[Talk-ca] BC2020i OSM Distributed Model and Education

john whelan jwhelan0112 at gmail.com
Fri Feb 2 23:06:50 UTC 2018


I think we need to identify the possible problem areas and those things
that would be useful to the students.  Not all students will have the same
needs.

The first is we really want to avoid students tracing building outlines in
iD.  Experience has shown they aren't very good at it.  JOSM and the
building_tool plugin works well but needs some preplanning.  If NRC LiDar
building outlines come off that gets round the problem.

First to get an understanding of GIS basics we need to reduce the idea of
an electronic map to two things.  Nodes and ways and we add tags to these.
You can call them different things but basically the nodes have a Longitude
and Latitude tag and the ways connect them.  Tag the way as a highway and
you have a road.  Tag it as a waterway and you have a river.  Four nodes
with four ways connecting them gives you the outline of a building.  Closed
ways are a special case and take tags such as building=yes.

Because my background is technical I would suggest a mention of XML format
of fire type .osm.  It evolved from SGML and is today used in many ways
including the internal file format for Microsoft Word.

An exercise might be to extract a building from OSM in JOSM save the file
and look at it in something such as notepad++

<osm version='0.6' generator='JOSM'>
  <bounds minlat='45.4755177' minlon='-75.4792151' maxlat='45.475623'
maxlon='-75.4790086' origin='CGImap 0.6.0 (20825 thorn-01.openstreetmap.org)'
/>
  <node id='4664537912' timestamp='2017-02-04T23:55:55Z' uid='5241993'
user='DenisCarriere_import' version='1' changeset='45818106'
lat='45.475569' lon='-75.479028' />
  <node id='4664537993' timestamp='2017-02-04T23:55:56Z' uid='5241993'
user='DenisCarriere_import' version='1' changeset='45818106'
lat='45.475519' lon='-75.478978' />
  <node id='4664540965' timestamp='2017-02-04T23:56:33Z' uid='5241993'
user='DenisCarriere_import' version='1' changeset='45818106'
lat='45.475584' lon='-75.479242' />
  <node id='4664542944' timestamp='2017-02-04T23:56:59Z' uid='5241993'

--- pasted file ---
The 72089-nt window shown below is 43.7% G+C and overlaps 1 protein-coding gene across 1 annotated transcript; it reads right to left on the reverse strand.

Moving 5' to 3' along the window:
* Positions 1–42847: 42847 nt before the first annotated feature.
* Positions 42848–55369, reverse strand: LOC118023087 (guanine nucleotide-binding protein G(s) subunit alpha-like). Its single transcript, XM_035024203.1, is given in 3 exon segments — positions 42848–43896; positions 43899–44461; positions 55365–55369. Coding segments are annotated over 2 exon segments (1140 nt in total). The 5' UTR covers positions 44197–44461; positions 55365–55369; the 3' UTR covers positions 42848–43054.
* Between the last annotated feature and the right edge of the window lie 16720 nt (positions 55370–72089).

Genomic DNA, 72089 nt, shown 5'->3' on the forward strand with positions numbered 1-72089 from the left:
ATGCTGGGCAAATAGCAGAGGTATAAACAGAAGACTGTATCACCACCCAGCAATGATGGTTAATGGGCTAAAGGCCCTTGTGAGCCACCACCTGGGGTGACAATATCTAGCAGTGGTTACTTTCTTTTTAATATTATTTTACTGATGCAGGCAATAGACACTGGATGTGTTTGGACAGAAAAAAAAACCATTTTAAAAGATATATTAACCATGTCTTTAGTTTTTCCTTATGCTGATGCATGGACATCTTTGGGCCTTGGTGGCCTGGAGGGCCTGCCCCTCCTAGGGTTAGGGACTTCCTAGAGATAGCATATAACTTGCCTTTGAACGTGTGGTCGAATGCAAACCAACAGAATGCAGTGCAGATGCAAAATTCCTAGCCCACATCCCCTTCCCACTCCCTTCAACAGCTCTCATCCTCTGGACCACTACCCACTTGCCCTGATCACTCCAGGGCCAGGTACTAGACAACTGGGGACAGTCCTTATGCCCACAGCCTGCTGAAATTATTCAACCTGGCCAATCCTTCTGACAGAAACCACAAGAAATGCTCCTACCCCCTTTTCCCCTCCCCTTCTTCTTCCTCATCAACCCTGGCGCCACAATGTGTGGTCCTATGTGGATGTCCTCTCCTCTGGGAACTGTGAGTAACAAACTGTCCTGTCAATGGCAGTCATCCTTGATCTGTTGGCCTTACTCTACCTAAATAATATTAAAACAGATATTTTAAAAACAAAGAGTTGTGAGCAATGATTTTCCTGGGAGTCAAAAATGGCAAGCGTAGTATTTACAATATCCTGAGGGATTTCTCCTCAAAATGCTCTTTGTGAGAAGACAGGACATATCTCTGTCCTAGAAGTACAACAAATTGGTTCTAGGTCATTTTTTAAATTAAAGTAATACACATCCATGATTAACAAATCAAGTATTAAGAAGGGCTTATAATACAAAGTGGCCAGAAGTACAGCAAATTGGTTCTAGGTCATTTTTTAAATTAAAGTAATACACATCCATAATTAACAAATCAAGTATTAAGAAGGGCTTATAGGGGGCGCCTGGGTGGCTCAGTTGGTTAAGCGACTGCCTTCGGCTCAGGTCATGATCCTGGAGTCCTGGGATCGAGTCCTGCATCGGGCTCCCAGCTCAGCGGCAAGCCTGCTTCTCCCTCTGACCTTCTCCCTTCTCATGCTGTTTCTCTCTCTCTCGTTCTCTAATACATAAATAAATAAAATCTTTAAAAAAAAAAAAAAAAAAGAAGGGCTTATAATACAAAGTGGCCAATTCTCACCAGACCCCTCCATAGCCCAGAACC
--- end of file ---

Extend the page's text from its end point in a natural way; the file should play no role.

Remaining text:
user='DenisCarriere_import' version='1' changeset='45818106'
lat='45.475501' lon='-75.479064' />
  <node id='4664545143' timestamp='2017-02-04T23:57:28Z' uid='5241993'
user='DenisCarriere_import' version='1' changeset='45818106'
lat='45.475563' lon='-75.479041' />
  <node id='4664546447' timestamp='2017-02-04T23:57:43Z' uid='5241993'
user='DenisCarriere_import' version='1' changeset='45818106'
lat='45.475484' lon='-75.479048' />
  <node id='4664547023' timestamp='2017-02-04T23:57:53Z' uid='5241993'
user='DenisCarriere_import' version='1' changeset='45818137' lat='45.47547'
lon='-75.479126' />
  <node id='4664547073' timestamp='2017-02-04T23:57:53Z' uid='5241993'
user='DenisCarriere_import' version='1' changeset='45818137'
lat='45.475643' lon='-75.479122' />
  <way id='472241168' timestamp='2017-10-25T00:16:10Z' uid='5633991'
user='Matthew Darwin' version='3' changeset='53222843'>
    <nd ref='4664547073' />
    <nd ref='4664545143' />
    <nd ref='4664537912' />
    <nd ref='4664537993' />
    <nd ref='4664546447' />
    <nd ref='4664542944' />
    <nd ref='4664547023' />
    <nd ref='4664540965' />
    <nd ref='4664547073' />
    <tag k='addr:housenumber' v='767' />
    <tag k='addr:street' v='Merkley Drive' />
    <tag k='building' v='detached' />
    <tag k='building:levels' v='2' />
    <tag k='source' v='City of Ottawa' />
  </way>
</osm>

You can see from the idents around way and /way the tags for the building